He said the Federal Reserve has done the right thing with it easy monetary policy.
The U.S. central bank ended its latest round of bond purchases last year and now policymakers appear to be on the brink of their first rate hike in nearly a decade. Many economists believe September is the most likely date for liftoff.
Buffett said he has no idea when the Fed might move. "They've fooled me so far. So I've been wrong," he said. "I would have thought by now you would have seen much higher rates than we have now, which is essentially nothing."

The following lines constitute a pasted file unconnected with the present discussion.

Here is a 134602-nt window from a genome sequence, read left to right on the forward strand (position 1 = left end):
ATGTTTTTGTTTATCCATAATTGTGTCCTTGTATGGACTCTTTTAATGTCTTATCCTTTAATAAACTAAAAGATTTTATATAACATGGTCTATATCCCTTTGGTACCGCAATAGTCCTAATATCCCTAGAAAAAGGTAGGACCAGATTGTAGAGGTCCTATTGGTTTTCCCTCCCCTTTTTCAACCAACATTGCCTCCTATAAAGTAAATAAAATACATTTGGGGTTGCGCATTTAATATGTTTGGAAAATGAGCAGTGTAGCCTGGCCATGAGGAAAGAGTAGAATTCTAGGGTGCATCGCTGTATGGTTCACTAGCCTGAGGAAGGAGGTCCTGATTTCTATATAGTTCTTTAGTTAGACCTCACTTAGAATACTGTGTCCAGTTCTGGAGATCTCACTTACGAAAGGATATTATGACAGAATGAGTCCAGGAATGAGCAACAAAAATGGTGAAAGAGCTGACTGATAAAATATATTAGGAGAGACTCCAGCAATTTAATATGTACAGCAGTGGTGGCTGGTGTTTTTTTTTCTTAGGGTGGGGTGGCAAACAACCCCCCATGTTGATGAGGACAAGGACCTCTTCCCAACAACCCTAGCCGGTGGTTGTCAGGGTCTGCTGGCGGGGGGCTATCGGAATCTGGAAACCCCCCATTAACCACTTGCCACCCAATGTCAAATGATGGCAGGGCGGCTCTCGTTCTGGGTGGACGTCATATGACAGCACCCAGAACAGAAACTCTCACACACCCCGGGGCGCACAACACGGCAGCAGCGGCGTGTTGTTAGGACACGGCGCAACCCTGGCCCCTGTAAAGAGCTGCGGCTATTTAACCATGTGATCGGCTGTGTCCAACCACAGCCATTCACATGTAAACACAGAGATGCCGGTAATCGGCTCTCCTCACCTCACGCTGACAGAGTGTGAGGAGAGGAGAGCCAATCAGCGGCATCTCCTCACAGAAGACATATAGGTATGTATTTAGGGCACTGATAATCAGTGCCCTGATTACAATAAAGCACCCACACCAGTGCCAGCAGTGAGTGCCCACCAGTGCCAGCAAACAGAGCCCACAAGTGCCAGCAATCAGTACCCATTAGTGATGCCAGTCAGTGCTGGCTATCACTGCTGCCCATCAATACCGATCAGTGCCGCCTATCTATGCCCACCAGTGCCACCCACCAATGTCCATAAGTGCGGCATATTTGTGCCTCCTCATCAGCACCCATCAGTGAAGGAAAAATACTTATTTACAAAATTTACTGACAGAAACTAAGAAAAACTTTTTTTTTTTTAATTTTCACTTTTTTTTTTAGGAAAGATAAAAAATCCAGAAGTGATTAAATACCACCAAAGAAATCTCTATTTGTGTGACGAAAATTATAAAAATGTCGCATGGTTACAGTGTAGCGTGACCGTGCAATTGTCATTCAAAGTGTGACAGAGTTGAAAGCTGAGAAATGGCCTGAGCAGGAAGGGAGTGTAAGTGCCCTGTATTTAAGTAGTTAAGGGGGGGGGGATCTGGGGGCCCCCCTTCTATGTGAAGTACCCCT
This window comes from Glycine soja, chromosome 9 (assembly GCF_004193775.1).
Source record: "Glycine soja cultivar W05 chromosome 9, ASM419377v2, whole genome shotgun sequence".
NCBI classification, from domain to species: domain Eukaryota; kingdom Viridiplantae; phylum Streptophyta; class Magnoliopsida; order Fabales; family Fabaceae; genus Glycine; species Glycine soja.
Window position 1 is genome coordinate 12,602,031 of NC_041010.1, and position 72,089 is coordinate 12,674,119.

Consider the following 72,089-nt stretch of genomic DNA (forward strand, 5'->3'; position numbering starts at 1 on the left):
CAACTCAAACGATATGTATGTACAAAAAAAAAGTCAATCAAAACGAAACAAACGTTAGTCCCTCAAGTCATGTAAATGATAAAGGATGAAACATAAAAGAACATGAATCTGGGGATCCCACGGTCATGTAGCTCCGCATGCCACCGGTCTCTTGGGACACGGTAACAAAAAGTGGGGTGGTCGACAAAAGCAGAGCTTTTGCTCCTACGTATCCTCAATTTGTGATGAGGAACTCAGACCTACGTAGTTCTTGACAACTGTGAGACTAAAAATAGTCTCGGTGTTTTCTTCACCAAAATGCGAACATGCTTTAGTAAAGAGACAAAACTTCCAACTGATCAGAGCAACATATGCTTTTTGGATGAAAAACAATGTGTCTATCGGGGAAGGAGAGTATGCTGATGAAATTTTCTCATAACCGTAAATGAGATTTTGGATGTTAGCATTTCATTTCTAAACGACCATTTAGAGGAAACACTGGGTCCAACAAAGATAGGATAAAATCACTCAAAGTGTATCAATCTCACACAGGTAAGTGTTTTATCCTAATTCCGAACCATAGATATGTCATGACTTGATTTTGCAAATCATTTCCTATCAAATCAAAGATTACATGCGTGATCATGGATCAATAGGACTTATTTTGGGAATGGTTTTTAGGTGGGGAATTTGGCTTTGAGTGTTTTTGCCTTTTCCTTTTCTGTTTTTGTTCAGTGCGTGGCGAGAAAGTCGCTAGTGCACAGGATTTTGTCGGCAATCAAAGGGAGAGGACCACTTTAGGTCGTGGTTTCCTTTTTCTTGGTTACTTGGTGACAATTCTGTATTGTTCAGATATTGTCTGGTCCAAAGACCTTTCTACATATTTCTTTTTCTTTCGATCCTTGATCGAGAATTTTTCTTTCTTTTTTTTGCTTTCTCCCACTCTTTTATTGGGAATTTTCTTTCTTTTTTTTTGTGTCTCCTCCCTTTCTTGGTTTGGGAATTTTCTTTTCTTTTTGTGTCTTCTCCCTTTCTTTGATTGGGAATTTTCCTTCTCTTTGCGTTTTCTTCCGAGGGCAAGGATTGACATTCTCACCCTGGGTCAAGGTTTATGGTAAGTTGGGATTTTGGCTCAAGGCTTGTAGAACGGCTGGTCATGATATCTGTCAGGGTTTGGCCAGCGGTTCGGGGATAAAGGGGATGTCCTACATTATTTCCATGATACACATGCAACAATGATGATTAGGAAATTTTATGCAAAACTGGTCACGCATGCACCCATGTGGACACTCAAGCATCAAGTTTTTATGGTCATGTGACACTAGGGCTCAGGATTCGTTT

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He added that the Fed should stay low as "Europe keeps following the present policies." The European Central Bank has initiated a Fed-style quantitative easing bond-buying program to help boost the euro zone economy.
"If you have negative rates in Europe, I think there a lot of consequences to raising rates significantly here," Buffett said.
More than $2.1 trillion of outstanding euro zone sovereign debt now has a negative yield, according to calculations by Goldman Sachs.